Matt Pruitt: The Phenomenal Sasquatch, Part One | ST 049

Matt Pruitt

In this first in a two-part installment of Sasquatch Tracks, veteran researcher Matt Pruitt returns to the podcast to discuss his new book The Phenomenal Sasquatch: Seeking the Natural Origins of a Cultural Icon, a tour-de-force of intellectual exploration in the study of the relict hominoid mystery.

Matt Pruitt has dedicated nearly two decades to investigating the Sasquatch phenomenon. He has gained extensive knowledge of the topic through a combination of conceptual analysis and practical fieldwork. As an engaging public speaker, he has been invited to share his insights on various media outlets and platforms. In 2023, he published The Phenomenal Sasquatch: Seeking the Natural Origins of a Cultural Icon, a book that demonstrates his dedication to unraveling the truth behind this intriguing mystery.

In the new book, Pruitt takes a multidisciplinary approach to this question, drawing on insights from biology, psychology, anthropology, and other fields. Examining the fossil record, indigenous knowledge, historical records, eyewitness accounts, and physical evidence, Pruitt takes the reader on a journey into the heart of the Sasquatch phenomenon.

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One Reply to “Matt Pruitt: The Phenomenal Sasquatch, Part One | ST 049”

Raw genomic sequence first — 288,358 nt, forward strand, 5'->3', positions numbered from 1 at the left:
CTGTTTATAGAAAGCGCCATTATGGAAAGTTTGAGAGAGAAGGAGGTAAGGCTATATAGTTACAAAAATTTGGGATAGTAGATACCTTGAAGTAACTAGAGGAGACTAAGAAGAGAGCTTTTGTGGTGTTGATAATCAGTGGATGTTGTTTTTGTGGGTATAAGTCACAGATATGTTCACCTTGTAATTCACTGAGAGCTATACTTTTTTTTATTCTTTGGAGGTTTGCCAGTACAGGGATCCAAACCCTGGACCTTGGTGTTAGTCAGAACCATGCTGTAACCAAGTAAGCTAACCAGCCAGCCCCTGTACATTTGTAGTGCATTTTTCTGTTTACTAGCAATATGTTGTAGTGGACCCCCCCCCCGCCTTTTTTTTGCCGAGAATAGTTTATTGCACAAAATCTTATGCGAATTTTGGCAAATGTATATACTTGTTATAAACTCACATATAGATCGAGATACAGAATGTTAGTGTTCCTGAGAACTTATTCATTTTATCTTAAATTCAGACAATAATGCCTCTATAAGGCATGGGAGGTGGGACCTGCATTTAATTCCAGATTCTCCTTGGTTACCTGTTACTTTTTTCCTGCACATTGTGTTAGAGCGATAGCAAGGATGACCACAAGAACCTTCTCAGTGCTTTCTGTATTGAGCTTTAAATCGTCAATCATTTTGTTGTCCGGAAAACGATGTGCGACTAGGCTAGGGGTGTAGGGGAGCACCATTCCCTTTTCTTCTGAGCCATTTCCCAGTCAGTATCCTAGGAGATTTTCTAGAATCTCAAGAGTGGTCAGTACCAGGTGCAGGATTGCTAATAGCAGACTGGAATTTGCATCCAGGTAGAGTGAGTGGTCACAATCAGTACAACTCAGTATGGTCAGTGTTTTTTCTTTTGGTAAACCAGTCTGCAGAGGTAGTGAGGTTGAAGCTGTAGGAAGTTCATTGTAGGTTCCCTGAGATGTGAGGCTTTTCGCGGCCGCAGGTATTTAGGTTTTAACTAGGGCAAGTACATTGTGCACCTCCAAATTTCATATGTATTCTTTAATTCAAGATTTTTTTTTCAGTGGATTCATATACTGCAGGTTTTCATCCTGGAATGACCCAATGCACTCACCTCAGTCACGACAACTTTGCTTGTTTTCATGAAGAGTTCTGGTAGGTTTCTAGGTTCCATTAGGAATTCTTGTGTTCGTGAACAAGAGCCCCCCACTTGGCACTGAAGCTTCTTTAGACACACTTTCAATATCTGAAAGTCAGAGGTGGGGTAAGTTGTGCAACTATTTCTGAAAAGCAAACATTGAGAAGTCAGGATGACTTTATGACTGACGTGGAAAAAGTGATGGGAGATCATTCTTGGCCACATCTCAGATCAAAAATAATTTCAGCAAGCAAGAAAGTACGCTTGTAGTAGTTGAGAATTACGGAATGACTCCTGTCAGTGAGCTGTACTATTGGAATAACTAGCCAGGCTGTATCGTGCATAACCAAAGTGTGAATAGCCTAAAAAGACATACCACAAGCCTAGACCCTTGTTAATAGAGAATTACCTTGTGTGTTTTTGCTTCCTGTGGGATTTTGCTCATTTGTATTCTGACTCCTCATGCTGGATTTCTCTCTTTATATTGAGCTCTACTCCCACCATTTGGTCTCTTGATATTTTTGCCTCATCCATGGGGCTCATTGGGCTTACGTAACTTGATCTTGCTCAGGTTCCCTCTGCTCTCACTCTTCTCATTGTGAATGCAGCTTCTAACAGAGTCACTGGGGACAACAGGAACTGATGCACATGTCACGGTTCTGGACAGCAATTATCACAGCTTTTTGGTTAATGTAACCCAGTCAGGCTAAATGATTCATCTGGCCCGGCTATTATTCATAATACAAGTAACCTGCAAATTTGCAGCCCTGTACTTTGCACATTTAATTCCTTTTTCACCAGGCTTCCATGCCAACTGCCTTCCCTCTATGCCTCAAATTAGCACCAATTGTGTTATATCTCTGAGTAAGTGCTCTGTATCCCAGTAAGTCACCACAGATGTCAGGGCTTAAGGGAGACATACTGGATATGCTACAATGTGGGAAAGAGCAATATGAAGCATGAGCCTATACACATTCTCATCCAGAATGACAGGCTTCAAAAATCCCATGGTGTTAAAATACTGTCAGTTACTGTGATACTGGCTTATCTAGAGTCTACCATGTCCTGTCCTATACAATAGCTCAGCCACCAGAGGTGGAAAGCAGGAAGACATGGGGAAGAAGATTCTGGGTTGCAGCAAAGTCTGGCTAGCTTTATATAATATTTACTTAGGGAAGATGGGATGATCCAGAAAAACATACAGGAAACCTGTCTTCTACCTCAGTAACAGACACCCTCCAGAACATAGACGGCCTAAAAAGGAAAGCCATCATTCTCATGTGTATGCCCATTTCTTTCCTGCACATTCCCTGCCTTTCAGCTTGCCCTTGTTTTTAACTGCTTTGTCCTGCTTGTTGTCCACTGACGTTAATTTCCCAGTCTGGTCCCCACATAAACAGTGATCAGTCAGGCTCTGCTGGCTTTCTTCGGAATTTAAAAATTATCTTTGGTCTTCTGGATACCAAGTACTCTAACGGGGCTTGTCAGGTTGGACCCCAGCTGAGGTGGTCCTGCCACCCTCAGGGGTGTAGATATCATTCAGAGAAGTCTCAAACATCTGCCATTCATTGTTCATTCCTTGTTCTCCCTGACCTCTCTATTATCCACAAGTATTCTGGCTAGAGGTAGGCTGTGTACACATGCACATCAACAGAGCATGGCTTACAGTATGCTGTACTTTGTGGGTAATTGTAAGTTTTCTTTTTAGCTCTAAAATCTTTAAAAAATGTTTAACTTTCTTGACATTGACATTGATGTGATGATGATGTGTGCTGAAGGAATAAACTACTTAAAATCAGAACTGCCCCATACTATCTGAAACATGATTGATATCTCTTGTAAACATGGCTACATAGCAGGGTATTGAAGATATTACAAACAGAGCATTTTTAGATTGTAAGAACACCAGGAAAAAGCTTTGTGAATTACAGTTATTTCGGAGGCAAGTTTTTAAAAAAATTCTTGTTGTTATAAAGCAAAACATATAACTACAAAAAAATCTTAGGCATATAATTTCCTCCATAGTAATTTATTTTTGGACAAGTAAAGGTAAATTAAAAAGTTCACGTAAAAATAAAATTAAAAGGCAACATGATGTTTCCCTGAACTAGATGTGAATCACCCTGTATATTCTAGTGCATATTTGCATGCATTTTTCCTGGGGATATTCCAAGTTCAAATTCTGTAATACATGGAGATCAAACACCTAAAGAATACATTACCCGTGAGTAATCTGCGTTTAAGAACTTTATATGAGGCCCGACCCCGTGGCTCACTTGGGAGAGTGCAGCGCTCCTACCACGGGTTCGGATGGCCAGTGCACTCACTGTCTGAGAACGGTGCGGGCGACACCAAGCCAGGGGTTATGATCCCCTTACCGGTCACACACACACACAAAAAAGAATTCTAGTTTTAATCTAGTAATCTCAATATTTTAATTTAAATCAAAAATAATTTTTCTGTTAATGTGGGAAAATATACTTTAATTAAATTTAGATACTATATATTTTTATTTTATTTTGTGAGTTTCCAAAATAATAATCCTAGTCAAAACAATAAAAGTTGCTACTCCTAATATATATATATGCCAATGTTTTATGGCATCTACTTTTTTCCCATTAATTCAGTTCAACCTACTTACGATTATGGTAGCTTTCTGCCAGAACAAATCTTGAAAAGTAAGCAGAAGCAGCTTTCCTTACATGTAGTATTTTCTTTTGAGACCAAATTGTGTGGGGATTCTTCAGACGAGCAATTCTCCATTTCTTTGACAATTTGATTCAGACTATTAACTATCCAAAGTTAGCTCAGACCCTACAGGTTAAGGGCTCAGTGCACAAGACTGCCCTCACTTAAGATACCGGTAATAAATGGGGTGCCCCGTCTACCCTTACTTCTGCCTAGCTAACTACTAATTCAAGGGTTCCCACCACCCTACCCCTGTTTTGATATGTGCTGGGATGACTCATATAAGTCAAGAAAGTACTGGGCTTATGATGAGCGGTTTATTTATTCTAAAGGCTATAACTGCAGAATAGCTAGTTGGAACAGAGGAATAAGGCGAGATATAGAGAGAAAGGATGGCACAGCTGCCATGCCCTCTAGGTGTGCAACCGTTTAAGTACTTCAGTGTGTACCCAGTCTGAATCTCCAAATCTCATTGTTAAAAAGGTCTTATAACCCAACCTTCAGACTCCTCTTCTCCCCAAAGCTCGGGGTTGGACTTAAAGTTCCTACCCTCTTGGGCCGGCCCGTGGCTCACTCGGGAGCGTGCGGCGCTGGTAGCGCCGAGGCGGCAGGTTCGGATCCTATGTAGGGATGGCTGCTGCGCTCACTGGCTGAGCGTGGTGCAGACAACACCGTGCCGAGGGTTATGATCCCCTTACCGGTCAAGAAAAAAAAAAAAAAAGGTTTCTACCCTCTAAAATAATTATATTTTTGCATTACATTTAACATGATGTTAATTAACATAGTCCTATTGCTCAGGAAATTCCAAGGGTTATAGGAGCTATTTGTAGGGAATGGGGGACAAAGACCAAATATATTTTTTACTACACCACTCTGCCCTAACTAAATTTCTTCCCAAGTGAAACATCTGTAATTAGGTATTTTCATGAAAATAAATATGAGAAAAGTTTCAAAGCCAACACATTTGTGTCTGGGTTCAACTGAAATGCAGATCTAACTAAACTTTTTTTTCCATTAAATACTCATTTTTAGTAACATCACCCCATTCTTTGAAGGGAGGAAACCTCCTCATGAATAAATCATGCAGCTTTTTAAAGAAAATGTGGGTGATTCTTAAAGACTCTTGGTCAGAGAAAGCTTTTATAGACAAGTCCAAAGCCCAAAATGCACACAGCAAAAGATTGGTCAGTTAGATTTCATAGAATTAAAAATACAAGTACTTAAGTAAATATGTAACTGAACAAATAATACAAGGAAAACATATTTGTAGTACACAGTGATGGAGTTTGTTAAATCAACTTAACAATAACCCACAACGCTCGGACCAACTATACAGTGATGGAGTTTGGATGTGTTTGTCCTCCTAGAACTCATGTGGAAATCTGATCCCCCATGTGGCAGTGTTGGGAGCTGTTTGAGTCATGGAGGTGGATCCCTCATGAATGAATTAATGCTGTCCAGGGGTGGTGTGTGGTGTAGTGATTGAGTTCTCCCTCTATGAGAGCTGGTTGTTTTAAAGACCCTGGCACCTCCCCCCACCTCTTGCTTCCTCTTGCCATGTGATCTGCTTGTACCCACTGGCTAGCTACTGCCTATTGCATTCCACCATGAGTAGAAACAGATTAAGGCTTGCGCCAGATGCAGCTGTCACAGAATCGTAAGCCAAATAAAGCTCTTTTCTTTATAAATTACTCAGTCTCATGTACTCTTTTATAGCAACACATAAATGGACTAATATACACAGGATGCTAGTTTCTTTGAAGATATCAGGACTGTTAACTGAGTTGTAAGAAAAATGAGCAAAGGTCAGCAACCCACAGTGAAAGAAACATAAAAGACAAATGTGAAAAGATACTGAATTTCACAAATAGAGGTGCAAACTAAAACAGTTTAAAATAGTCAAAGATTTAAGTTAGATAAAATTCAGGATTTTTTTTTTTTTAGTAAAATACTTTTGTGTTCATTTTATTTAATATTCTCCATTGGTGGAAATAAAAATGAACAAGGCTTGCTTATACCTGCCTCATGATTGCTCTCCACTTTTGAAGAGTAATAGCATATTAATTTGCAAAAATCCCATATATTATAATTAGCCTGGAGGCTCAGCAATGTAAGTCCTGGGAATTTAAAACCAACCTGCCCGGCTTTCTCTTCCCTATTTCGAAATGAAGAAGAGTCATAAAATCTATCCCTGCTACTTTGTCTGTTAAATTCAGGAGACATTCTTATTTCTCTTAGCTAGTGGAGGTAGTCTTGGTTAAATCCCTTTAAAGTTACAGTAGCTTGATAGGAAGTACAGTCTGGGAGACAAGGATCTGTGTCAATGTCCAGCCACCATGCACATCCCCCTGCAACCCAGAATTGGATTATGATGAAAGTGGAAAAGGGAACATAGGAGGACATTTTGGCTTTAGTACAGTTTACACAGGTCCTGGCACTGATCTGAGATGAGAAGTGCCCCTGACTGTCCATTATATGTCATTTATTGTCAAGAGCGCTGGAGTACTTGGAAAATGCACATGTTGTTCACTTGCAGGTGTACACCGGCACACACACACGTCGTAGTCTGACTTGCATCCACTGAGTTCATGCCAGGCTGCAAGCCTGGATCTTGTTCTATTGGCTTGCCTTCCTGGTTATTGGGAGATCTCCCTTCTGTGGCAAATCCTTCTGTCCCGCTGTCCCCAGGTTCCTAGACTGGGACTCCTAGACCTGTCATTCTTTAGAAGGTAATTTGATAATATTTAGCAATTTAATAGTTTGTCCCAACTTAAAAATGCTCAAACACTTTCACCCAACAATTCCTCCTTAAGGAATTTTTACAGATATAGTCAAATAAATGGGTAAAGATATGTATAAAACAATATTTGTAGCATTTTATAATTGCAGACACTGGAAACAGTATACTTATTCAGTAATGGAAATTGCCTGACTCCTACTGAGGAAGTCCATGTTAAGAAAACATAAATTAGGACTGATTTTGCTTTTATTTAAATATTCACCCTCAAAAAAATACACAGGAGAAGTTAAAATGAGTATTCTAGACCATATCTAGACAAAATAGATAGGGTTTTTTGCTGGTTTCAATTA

1. A gigantopithecus origin for relict hominoids might pass a philosophical parsimony test but it fails a phylogenetic one. Bipedalism was a radical evolutionary adaptation that required the restructuring of the entire musculoskeletal apparatus of the organism. The evidence linking gigantopithecus to orangutans means that for gigantopithecus or its progeny to be bipedal, then a separate Asian development of bipedalism would have had to have happened separate from the African one. Phylogenetic parsimony would suggest it was much more likely that an unknown robust descendent of the original African bipedal ape population migrated out of Africa and across the land bridge into North America than that an adaptation as complex as bipedalism developed independently on two different continents.

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